Research into the acquisition of language is essential when deciding whether or not MFL should be taught in the primary phase. However there is little conclusive research evidence to support the proposition that there exists an overall critical age for foreign language learning except in naturalistic conditions (Lapkin et al, 1991). In 1963 the then minister of education, Sir Edward Boyle, gave government support to a pilot scheme aimed at the age of eight. In 1974 the National Foundation for Educational Research (NFER) brought the pilot to an abrupt end stating;
"... it is difficult to resist the conclusion that the weight of evidence has combined with the balance of opinion to tip the scales against a possible expansion of the teaching of French in primary schools." (Burstall et al, 1974)
This dismissal of the study was justified by the fact that the evaluators found no substantial differences between those who had been taught French for three years prior to secondary education and those who had not. Although this study was not perfect as one of the biggest issues raised at the time, Gamble and Smalley (1975), was that when the children got to secondary school there was no distinction made between those who had previously done French and those who had not in essence operating a 'start again as if they know nothing policy'. A study by Ausubel (1964) would suggests that older learners appear to out-perform younger learners in the rate of language acquisition because they have a better grasp of grammatical patterns which transfer from their mother tongue to the foreign language. This study would support the current systems whereby MFL is taught as a statutory subject in key stage 3. This is supported by a further study by Scarcella and Higa (1981) which states that older children have had more practice in sustaining conversations.
Although there is strong empirical evidence to support younger learners superiority in oral and aural performance irrespective of formal or informal settings, Singleton (1990). A study by Tahta et al. (1981) showed that young learners appear to possess a superior 'sound' system which enables them to imitate sounds more accurately and increasing age shows a decline in the quality of native-like pronunciation. Burstall et al. (1974) noted that one of the results of an early start was the primary beginners demonstrated more positive attitudes to speaking French than secondary beginners. A Scottish pilot in MFL by Low et al. (1993, 1995) showed that the pupils who had been taught in the primary school showed particular ability in speaking and listening, although reading and writing were introduced successfully. All this research would suggest that starting to teach MFL at the primary stage is beneficial as children would find it easier to grasp the language at an earlier age and also that fact it is started earlier means the child has more time to practice the language.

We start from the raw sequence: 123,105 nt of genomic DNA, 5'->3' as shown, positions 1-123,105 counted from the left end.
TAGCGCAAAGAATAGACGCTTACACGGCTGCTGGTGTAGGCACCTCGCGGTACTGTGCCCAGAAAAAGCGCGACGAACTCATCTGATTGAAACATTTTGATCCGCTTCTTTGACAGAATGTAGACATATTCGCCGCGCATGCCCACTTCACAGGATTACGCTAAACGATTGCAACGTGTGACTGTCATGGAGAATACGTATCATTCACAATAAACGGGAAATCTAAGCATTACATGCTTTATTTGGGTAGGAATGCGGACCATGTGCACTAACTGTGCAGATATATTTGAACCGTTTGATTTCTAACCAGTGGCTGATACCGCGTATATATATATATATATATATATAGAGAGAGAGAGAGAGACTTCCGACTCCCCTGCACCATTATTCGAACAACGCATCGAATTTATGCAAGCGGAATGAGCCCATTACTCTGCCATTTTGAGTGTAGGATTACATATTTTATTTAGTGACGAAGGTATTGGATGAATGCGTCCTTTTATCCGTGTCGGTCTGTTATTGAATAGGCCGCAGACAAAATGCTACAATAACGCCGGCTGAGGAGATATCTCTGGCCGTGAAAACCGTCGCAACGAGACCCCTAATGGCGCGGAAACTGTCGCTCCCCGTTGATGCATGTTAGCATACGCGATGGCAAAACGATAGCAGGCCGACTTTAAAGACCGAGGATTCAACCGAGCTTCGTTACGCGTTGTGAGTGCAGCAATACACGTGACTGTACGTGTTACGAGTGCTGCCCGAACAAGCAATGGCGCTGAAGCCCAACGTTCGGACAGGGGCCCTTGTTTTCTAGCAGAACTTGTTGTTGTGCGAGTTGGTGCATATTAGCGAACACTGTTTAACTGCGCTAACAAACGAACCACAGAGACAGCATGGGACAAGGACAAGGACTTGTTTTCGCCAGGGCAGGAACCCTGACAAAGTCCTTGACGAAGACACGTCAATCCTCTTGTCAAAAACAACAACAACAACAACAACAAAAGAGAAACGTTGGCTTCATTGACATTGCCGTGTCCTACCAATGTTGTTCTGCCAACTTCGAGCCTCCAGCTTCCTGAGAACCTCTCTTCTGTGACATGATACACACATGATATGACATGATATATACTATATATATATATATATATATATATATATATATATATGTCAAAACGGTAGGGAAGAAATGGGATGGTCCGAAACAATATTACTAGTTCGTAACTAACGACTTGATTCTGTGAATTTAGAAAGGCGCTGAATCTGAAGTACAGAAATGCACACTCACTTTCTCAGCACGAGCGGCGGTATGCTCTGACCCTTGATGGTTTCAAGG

Another factor that is important to take into consideration when thinking about the teaching of MFL both at primary and secondary is the amount of time that is needed in order to make sure children get the greatest chance at excelling with the language. Vilke (1988) found that the amount of time doing MFL is considered to be a significant factor in achieving high levels of proficiency. Vilke also estimated that over 1000 hours of contact time are needed for learners to achieve proficiency in a language, in secondary schools in England the amount of time spent on MFL is set to less than half of the advised amount. Through the introduction of primary MFL the amount of time spent learning a language can be increased to meet the 1000 hours than is needed, although learning years may not hold equal weight.
When teachers assess whether a child has succeeded in learning during a lesson or over a topic they look at the original objectives and say 'yes' they have met them or 'no' they haven't. This is where a large issue arises for the teaching of MFL because teachers seem to set purely linguistic objectives and building a foundation for improved language acquisition later in schooling, Driscoll and Frost (1999). Whereas the focus should be on the broader educational value of foreign language learning at such a formative time of schooling. With a lot of the MFL teaching being done by external agencies who want to look good to the school so that they get hired again